After persistent pushing from my peers, I finally watched the first two seasons of Scandal. The show centers around Olivia Pope (Kerry Washington), whose sole job is to fix Scandals, most of which revolve around the White House, or any politicians associated with it.
Before even completing the pilot, the casting was already worth noting. Powerful protagonists are always welcome, and as an African American female, Kerry Washington falls outside network television’s conventional mold. To top it off, the President’s Chief of Staff is a homosexual in a Republican administration, another breakthrough choice on Rimes’ part.
The show is part crime drama, part love story. With each episode, there’s a new mystery, and though the episodes are somewhat self-contained, they are brilliantly tied together in subtle ways that create an addictive experience. Unlike many mystery shows, Scandal centers around each character’s personal life in addition to propelling the broad-sweeping plot-lines. We become invested in the inside lives of Olivia’s “gladiators,” and we like them, even when they double cross their friends.
Despite my aforementioned praise, there’s a few issues. First, although I’ve been a Kerry Washington fan since Spike Lee’s ‘She Hate Me,’ this role needs to be reigned in. Her character lacks light & shade, using nearly every moment to monologue in a harsh tone, even when such monologues relate to her love life and not her occupation. Washington could stand to take notes from Bellamy Young, whose Emmy-worthy performance as the First Lady is extremely multi-dimensional. Young waivers effortlessly between villainous and vulnerable, making it nearly impossible to decide if I like her — which is a monumental feat.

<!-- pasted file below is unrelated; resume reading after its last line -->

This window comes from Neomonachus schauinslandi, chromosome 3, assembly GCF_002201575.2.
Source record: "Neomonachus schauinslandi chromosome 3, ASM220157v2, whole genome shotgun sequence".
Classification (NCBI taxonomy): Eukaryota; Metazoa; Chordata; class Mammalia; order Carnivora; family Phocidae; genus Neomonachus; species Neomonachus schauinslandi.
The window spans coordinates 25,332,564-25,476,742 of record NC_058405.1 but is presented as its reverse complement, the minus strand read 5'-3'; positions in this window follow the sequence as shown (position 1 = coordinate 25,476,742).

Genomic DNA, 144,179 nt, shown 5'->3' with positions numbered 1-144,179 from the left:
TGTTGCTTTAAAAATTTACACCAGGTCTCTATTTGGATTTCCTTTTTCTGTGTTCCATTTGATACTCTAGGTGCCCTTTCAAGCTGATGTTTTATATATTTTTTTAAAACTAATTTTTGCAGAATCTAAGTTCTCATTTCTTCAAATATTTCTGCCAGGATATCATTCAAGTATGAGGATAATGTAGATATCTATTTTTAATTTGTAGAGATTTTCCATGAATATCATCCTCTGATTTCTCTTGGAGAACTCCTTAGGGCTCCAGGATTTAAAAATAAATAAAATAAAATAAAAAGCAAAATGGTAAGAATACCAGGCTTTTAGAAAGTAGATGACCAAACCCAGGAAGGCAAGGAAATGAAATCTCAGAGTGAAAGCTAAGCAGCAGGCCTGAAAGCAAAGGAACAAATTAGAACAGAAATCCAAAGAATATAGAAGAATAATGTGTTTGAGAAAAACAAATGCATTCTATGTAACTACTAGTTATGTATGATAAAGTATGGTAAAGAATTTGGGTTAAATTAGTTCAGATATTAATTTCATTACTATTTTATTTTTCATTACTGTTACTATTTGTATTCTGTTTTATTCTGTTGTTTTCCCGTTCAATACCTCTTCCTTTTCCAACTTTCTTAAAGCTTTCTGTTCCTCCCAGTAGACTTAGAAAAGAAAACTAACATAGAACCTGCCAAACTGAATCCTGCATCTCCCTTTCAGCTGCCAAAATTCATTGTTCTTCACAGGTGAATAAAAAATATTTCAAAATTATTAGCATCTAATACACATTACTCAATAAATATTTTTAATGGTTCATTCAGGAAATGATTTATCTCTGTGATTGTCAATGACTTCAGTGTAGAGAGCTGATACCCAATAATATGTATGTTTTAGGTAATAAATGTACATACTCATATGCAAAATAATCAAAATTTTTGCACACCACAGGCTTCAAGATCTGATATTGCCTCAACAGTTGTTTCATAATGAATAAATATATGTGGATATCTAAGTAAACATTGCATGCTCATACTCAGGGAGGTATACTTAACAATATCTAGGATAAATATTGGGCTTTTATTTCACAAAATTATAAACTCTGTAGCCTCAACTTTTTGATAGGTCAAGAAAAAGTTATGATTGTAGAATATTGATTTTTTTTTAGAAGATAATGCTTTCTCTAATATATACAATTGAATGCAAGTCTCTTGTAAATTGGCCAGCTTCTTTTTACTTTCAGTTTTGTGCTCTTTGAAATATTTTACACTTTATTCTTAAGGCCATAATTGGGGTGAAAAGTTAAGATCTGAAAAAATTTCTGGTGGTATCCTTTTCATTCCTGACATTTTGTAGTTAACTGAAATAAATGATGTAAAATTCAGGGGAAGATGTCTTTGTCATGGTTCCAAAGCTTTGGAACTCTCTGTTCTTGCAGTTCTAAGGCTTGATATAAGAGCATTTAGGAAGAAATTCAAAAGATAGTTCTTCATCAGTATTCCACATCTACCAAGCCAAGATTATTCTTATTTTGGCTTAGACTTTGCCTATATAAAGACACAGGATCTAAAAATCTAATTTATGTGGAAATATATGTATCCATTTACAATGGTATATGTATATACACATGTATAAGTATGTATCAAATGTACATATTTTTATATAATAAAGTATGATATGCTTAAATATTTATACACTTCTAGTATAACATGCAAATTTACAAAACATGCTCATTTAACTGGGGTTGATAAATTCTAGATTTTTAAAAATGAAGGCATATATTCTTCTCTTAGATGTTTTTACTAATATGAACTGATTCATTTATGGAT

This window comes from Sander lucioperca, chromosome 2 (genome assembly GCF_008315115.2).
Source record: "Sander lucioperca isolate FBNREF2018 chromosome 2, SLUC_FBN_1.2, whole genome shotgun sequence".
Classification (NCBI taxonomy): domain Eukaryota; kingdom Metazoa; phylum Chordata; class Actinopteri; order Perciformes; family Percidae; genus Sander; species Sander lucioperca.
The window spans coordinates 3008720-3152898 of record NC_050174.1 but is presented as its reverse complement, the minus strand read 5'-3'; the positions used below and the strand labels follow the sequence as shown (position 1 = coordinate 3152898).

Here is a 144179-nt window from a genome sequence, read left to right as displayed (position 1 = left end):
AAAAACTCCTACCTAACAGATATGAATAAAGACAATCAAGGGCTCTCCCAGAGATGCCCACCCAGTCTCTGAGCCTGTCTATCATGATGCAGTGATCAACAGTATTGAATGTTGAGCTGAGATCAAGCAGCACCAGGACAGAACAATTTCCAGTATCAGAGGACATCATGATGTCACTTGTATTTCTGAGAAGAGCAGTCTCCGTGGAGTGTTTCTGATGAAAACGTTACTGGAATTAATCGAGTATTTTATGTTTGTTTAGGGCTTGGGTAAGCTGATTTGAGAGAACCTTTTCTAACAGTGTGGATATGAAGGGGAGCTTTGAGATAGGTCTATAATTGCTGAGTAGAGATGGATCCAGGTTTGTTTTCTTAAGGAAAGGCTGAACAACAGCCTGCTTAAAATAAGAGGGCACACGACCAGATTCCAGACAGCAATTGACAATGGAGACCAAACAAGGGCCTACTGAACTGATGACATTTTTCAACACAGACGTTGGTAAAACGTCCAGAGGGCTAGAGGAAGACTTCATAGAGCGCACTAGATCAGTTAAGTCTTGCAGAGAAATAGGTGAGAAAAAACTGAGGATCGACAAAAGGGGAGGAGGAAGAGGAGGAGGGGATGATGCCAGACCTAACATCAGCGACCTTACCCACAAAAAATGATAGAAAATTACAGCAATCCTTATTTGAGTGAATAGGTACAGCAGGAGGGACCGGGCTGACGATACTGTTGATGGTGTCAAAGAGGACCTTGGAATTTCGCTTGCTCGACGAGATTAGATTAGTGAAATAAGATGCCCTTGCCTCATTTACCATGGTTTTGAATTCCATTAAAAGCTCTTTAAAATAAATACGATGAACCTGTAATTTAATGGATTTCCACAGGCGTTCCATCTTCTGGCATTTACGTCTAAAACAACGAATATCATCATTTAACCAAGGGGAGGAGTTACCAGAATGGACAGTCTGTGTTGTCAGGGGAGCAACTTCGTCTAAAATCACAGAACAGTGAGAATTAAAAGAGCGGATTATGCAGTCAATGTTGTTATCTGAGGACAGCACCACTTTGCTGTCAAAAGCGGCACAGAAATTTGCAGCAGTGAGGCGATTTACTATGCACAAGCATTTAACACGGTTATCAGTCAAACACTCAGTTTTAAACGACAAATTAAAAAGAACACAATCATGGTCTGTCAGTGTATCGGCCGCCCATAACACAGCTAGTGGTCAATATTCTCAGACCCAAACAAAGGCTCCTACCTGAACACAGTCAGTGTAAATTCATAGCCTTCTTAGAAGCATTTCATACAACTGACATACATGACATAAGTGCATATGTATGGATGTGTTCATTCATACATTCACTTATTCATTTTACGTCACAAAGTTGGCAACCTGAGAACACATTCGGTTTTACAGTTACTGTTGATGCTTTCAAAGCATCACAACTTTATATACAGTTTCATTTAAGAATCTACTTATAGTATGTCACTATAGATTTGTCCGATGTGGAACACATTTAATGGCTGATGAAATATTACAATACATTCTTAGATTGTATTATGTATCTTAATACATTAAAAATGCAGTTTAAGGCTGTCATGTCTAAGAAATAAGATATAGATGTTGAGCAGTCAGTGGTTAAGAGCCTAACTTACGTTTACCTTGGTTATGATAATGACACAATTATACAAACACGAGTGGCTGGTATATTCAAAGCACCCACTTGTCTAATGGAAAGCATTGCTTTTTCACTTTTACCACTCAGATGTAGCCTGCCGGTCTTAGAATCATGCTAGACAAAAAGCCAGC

As for the President (played by Tony Goldwyn), he needs more flaws. He’s constantly proclaiming his love for Pope, declaring his unwavering desire to leave his wife for her. Though it’s unequivocally impossible for the President to publicly leave his wife for his mistress prior to his second term, Pope’s mishandling of their romance has reached a cartoonish stereotype of nearly all women, who adamantly declare their desire for something only to reject it upon receipt. And since the President’s wife knows of his affair, the conflict that’s kept him away from his mistress is far too depleted to justify Pope’s rejection. In short, she’s being a girl about it, and as a “Gladiator” — that seems odd. If I were lending my unwanted advice, I’d give Olivia a substantial love life (that doesn’t include the President), and I’d resurrect the President’s relationship with the First Lady, since it’s clear there’s some semblance of existing love, and that would create a justified conflict in the show’s romantic relationships.
I recently tweeted this criticism to Shonda Rimes, who understandably told me that “I’m welcome to stop watching it.” The problem with her suggestion is — I can’t stop watching it. It’s one of the only scripted shows on television with a substantial, complicated plot, and it’s addictive. So if you haven’t discovered it yet — I’d advise you to do so quickly.